THE Ministry of Finance and Economic Affairs, at long last, said it will curb inflation by its horn, addressing supply side constraints which are skyrocketing costs of production.
The Minister for Finance and Economic Affairs, Dr William Mgimwa, last week told the National Assembly, that the country was facing high inflation rate due to poor infrastructure and poor supply of food.
"Costs of production have been very high due to dependence on furnace oil and diesel to generate electricity," Dr Mgimwa said, "the completion of the gas pipeline will reduce this dependence a great deal."
The minister said the government was determined to tame inflation by reducing structural based costs because it is the major input expenses that fuel inflation.Due to what economists tamed as wrong policy which used monetary tools to reverse structural based consumer price index (CPI), the inflation has slightly dropped from 19.7 per cent in January to 18.4 per cent in May a drop of 1.3 percentage points in five months.
Mzumbe University's Dar es Salaam Business School Senior Economics Lecturer, Dr Honest Ngowi said recently that the desire to bring inflation down to single digit could not be successful under conditions set by the 2012/2013 budget."The country's inflation is structurally-based. This kind of inflation cannot be cured by applying monetary policy alone.
"The problem is that we wait for shortcomings and then embark on tackling them without having a clear strategy. It's like waiting for a disease to strike without first preparing the remedial measures," Dr Ngowi said.Applying wrong strategies on remedying galloping inflation cost the nation.
For instance last year when Kenya inflation hit almost 20 per cent, the Tanzania CPI was mere 12 per cent but today the trend is vice versa-Nairobi 12 per cent and Dar 18 per cent.This also has forced the Bank of Tanzania (BoT) to push back the inflation target for single digit to six months, saying the previous date was not realistic due to pressures from energy, food and fuel costs.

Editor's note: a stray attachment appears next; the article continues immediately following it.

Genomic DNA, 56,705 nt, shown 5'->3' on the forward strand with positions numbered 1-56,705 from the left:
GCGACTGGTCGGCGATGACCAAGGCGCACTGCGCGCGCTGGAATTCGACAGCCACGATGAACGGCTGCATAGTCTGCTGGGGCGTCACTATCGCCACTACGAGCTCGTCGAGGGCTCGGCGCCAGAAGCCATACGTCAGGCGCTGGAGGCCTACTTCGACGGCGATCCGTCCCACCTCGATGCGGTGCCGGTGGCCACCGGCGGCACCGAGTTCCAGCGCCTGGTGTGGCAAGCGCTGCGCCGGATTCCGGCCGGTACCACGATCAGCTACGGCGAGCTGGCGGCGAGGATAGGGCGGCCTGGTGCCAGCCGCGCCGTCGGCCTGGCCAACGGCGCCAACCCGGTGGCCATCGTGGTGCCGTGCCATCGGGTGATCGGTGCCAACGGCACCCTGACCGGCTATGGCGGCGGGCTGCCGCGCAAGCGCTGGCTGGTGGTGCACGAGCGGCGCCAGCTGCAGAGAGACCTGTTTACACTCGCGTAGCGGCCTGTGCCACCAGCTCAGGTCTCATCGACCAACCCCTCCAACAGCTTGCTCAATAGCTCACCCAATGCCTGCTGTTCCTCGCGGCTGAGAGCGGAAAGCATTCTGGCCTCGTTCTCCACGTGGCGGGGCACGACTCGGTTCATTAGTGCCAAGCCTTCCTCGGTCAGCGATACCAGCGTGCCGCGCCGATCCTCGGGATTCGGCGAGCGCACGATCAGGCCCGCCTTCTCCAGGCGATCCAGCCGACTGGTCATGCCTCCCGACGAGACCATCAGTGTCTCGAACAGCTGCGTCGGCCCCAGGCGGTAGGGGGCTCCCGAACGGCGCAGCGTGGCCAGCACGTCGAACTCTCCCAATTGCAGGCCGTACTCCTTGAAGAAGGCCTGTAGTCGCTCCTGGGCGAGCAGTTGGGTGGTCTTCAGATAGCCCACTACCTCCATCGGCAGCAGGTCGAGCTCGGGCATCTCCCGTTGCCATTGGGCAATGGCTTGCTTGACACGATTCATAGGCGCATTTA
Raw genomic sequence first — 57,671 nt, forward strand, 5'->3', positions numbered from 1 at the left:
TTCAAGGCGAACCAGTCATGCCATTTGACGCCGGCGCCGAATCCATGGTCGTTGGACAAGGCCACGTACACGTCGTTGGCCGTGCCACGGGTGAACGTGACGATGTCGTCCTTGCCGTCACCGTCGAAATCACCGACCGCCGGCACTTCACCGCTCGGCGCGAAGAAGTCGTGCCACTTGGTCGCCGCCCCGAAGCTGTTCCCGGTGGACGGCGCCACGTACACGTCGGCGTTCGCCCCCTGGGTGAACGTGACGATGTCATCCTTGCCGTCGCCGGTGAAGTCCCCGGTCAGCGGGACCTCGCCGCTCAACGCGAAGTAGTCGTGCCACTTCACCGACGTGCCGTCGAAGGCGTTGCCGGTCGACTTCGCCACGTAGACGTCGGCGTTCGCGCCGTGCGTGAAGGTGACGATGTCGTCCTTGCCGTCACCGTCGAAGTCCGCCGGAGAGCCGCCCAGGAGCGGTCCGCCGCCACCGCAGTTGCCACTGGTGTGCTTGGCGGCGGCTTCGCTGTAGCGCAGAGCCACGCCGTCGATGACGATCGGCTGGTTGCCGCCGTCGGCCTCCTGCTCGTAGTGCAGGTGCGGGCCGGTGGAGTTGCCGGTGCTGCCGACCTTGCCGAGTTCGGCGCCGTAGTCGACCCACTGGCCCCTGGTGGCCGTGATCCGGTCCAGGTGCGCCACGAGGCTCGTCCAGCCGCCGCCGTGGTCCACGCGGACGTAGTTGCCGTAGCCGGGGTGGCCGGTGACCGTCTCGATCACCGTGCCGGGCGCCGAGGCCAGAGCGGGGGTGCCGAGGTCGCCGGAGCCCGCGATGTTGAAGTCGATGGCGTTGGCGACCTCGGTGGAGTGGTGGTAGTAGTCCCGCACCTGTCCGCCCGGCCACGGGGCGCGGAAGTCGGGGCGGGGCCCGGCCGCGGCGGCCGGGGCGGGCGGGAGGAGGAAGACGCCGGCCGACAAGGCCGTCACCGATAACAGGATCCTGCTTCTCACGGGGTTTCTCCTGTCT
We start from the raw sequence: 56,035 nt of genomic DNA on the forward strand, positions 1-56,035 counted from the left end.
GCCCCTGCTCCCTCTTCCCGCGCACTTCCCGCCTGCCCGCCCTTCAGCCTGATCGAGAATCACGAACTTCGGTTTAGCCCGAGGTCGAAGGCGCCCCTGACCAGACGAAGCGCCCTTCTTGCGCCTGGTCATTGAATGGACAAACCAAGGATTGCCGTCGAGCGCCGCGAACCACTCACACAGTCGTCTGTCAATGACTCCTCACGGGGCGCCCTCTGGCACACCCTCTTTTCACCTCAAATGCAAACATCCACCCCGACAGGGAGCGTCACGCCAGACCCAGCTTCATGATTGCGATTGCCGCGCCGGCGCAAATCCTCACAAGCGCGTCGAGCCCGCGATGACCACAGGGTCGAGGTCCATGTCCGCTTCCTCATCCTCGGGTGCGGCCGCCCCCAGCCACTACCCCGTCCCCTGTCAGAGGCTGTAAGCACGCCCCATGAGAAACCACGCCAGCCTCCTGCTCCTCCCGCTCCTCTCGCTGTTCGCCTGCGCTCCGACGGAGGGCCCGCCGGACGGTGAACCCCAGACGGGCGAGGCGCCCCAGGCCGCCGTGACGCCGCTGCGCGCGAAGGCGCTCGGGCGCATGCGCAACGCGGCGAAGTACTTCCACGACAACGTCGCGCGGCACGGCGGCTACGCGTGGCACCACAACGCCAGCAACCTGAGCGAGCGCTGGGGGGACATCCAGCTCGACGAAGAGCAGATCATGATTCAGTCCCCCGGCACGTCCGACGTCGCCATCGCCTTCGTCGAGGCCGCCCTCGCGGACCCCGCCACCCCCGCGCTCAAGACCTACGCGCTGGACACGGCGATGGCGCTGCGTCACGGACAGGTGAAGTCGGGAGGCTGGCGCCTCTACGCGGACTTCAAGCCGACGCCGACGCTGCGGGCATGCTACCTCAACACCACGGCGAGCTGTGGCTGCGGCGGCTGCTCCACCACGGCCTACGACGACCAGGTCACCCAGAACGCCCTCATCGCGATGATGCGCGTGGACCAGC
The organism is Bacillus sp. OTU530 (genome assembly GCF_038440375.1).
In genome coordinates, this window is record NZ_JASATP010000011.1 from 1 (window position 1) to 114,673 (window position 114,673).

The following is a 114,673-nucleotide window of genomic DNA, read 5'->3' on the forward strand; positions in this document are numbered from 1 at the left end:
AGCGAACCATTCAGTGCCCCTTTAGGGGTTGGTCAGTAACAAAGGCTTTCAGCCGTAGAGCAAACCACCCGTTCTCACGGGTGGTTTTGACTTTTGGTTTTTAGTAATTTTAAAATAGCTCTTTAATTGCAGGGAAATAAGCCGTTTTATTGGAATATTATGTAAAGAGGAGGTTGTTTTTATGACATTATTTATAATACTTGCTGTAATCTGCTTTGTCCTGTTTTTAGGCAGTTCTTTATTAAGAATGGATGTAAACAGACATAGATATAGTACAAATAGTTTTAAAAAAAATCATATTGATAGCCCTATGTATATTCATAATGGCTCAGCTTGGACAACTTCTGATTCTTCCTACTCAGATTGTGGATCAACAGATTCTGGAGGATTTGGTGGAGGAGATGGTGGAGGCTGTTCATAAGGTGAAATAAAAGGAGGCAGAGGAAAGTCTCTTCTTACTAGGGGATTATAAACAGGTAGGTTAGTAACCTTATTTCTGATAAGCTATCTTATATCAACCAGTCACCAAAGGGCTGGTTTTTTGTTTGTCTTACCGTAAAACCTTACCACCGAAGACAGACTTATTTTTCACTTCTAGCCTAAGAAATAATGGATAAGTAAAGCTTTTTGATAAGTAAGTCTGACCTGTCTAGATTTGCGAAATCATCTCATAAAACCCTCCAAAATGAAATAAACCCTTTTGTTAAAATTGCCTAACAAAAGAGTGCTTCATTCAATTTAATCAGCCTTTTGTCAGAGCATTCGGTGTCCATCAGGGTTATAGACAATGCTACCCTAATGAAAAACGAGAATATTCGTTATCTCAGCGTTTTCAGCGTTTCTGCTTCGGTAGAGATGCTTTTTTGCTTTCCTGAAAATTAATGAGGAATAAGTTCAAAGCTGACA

Previously, central bank and International Monetary Fund (IMF) projected that the inflation will hit single-digit at the end of June, this year, before rescheduling it to December. But, according to BoT's Monetary Policy Statement of June 2012, the target has been set to June 2013, predicting easing of pressure on global oil prices, stability of the shilling and food supply improvement.
BoT Director of Economic Policy and Research, Dr Joseph Masawe, told the 'Daily News' the bank had to invalidate the target to June, next year due to various challenges."The previous target was not realistic, compared to the real situation on the ground," Dr Masawe said, "we had to reverse the projections as signals were against the set date and unexpected."
The statement, however, cautions that considering the nature of inflation that has been experienced in the recent past, attainment of low inflation will depend not only on coordination of monetary and fiscal policies, but also deliberate policies that will address supply side challenges.
"The supply side challenges include increased capacity of food production and stabilisation of food supply," BoT said in the report.The government stated that the inflation is structural based almost over a year since economists raised their concerns and voices through various media channels, but were ignored by policy makers.
Inflation is crucial in paving the economic growth and political stabilisation of a country. Therefore maintaining it at an acceptable level is critical. In that vein the central bank fortnight ago adopted a flexible monetary policy-targeting interest rate instead of exchange rate.
The idea behind the BoT move is to improve management of liquidity and strengthen anti-inflationary measures, the International Monetary Fund (IMF) said.
IMF said sustained tightening of monetary policy in 2012/2013 was aimed at supporting efforts to lower, decrease in the rate of inflation, toward the authorities' single-digit objective.